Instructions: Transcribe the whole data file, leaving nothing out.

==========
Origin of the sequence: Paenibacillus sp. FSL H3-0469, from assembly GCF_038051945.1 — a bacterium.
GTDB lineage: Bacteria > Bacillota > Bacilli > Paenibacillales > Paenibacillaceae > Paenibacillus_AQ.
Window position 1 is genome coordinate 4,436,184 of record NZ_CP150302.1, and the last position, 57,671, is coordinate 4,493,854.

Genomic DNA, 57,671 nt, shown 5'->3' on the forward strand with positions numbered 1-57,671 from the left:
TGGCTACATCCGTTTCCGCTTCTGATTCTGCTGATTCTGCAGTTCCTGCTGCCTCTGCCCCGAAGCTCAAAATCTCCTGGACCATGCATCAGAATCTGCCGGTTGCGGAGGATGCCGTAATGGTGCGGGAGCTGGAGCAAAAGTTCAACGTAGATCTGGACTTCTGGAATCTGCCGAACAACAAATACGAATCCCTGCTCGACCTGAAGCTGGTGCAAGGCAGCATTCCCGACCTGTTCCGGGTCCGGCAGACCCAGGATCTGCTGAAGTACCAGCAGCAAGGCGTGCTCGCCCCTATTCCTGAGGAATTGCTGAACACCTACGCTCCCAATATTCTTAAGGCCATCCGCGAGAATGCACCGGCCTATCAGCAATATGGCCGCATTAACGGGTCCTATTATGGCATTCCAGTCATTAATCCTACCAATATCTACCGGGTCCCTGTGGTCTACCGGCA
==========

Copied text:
Origin of the sequence: Paenibacillus sp. FSL H3-0469, from assembly GCF_038051945.1 — a bacterium.
GTDB lineage: Bacteria > Bacillota > Bacilli > Paenibacillales > Paenibacillaceae > Paenibacillus_AQ.
Window position 1 is genome coordinate 4,436,184 of record NZ_CP150302.1, and the last position, 57,671, is coordinate 4,493,854.

Genomic DNA, 57,671 nt, shown 5'->3' on the forward strand with positions numbered 1-57,671 from the left:
TGGCTACATCCGTTTCCGCTTCTGATTCTGCTGATTCTGCAGTTCCTGCTGCCTCTGCCCCGAAGCTCAAAATCTCCTGGACCATGCATCAGAATCTGCCGGTTGCGGAGGATGCCGTAATGGTGCGGGAGCTGGAGCAAAAGTTCAACGTAGATCTGGACTTCTGGAATCTGCCGAACAACAAATACGAATCCCTGCTCGACCTGAAGCTGGTGCAAGGCAGCATTCCCGACCTGTTCCGGGTCCGGCAGACCCAGGATCTGCTGAAGTACCAGCAGCAAGGCGTGCTCGCCCCTATTCCTGAGGAATTGCTGAACACCTACGCTCCCAATATTCTTAAGGCCATCCGCGAGAATGCACCGGCCTATCAGCAATATGGCCGCATTAACGGGTCCTATTATGGCATTCCAGTCATTAATCCTACCAATATCTACCGGGTCCCTGTGGTCTACCGGCA